Norway: More harassment in immigrant schools

Norway: More harassment in immigrant schools

There's more harassment in ethnically and culturally mixed groups of students, according to a the Elevundersøkelsen 2009 study. In schools where there are more than 10 immigrant students and a total of more than 15%, 10.4% of the students say they are harassed 2-3 times a month or more - much more than the national average of 8.5%.

In schools with less than 10 immigrant students, 'just' 6.9% of the students say they are harassed. Such schools are well under the national average.

The project head for the study, Inger-Johanne Danielsen of Oxford Research AS, says that research is limited as to the cause, but she think that one explanation might be that standing out in language or appearance can get other students to comment.

Politician Abid Q. Raja (Liberal Party) isn't surprised at all by the results.

"Many children of minority background are harassed and beaten at home. They are exposed to so called 'upbringing by violence'. Many then show their resistance by taking it out on other students," thinks Raja.

He says that many immigrant parents have a background which is entirely different from the Norwegian, because they come from non-Western third-world countries.

"It's the system which fails when it doesn't succeed in correcting the parent's behavior through training, information and education," says Raja.

Parliament member Hadia Tajik (Labor) Thinks harassment can be a way of exercising social control among students of immigrant background.

"Girls in particular have told me that they meet expectations to dress in a certain way. If not, they can be harassed by both male and female students because they are becoming too Norwegian," says Tajik. But boys are also exposed to social control, she says.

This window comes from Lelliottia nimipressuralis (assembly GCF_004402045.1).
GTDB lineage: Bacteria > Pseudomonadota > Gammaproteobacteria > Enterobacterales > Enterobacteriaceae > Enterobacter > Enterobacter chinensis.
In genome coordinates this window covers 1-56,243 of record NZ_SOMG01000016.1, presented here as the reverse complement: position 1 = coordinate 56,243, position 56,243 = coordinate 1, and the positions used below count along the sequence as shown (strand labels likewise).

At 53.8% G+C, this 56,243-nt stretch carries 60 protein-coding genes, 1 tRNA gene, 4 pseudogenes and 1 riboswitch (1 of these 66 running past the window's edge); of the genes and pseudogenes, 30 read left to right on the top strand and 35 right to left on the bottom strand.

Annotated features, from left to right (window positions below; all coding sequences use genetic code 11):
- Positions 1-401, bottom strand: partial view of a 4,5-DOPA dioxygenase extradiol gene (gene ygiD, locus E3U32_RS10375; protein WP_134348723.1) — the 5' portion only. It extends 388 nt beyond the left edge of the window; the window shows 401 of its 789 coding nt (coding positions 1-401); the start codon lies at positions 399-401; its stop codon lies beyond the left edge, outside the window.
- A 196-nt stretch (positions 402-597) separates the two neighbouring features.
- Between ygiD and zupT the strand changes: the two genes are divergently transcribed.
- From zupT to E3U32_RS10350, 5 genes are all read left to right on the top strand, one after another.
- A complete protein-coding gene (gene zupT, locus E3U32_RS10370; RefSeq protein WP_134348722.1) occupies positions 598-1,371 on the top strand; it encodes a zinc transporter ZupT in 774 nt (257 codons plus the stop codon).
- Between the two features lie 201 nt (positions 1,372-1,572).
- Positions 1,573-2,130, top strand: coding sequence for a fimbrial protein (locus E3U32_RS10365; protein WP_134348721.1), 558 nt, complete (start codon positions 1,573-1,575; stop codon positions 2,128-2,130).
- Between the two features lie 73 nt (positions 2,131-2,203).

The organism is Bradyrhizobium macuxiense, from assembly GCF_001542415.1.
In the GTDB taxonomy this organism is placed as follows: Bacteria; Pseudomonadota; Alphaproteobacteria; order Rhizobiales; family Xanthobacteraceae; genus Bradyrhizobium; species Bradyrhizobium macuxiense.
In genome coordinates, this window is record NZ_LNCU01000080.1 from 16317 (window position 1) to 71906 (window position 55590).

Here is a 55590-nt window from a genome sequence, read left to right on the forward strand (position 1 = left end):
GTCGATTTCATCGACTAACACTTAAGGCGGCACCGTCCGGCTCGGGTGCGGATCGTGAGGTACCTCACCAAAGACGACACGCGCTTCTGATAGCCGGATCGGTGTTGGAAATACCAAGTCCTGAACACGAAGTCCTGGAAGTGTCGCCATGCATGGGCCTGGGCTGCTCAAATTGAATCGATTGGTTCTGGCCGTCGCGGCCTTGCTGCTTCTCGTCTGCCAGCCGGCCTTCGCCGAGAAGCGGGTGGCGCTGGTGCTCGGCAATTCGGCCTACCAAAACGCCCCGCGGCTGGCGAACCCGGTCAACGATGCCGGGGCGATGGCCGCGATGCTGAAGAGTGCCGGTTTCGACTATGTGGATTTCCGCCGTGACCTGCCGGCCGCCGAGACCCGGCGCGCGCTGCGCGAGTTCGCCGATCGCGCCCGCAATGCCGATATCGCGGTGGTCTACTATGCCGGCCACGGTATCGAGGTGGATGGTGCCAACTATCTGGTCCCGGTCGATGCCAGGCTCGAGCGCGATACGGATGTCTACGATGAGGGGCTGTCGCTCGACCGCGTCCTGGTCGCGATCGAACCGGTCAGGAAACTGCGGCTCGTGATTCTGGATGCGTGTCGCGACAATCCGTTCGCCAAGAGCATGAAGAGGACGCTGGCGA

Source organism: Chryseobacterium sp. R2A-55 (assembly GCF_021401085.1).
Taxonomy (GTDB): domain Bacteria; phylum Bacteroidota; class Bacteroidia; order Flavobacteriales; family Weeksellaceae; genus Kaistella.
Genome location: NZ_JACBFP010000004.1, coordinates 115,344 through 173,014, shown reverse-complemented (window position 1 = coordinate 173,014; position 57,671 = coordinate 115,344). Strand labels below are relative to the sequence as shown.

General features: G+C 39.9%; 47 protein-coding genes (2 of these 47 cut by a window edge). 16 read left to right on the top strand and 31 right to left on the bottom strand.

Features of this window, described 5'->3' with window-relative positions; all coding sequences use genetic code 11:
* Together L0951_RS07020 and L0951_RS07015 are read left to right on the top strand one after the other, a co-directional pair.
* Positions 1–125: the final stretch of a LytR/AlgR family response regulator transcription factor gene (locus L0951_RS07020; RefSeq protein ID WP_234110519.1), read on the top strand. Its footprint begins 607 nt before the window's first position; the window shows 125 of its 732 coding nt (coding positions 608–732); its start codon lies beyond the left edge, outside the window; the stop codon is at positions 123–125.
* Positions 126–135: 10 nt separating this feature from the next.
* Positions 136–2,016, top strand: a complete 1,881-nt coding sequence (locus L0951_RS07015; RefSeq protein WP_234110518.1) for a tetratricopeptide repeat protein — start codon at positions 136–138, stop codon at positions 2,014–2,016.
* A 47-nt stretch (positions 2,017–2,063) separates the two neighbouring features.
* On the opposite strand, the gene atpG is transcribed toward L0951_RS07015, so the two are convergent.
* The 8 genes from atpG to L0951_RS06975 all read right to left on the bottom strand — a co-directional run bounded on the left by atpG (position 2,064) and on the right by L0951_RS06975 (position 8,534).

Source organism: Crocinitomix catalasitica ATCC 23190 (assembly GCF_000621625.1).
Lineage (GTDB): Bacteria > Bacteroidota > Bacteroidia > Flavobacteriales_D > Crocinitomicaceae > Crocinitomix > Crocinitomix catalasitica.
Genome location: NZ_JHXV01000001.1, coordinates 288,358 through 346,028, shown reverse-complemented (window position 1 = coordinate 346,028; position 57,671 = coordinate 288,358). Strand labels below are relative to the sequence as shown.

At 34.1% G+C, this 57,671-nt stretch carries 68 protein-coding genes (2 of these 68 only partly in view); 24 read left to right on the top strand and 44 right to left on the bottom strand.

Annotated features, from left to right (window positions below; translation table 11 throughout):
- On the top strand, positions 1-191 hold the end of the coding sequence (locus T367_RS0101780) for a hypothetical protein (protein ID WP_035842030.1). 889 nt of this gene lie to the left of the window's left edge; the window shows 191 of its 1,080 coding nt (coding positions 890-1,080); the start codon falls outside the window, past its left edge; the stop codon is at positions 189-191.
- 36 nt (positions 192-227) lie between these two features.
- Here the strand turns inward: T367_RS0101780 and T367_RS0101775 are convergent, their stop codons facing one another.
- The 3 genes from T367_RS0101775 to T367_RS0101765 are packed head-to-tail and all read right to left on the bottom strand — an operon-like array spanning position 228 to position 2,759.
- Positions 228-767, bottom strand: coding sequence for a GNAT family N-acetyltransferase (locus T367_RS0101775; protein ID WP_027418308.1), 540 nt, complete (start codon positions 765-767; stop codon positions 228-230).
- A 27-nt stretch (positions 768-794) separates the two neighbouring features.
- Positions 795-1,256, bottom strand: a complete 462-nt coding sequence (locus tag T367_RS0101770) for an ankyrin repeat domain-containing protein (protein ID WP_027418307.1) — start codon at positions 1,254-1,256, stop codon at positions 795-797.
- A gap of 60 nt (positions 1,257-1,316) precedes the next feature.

Tajik says she will contact education minister Kristin Halvorsen and ask to research further on why schools with a high percentage of immigrants have a poor showing in the harassment statistics.

Edvard Befring, professor of special education at the University of Oslo, thinks the trend is due to discrimination of minorities - in both directions.

"A minority will always be exposed to harassment. We have problems with conducting ourselves properly towards those who are different," he thinks.

That's due to group dynamics.

"It's easier to accept a single person who looks different as long as those involved work hard to behave like a majority. When it becomes an issue of larger groups, it's easier to forget the individual, and to focus on that the other group is different. We have less developed empathy towards groups than towards individuals."

A group can also be easily perceived as provocative, and a lot of harassment is a consequence of just such a provocation, real or not.

There's therefore a a lot of social learning directed at both the harassment victim and the harasser, says Befring.

Source: Dagsavisen (Norwegian)

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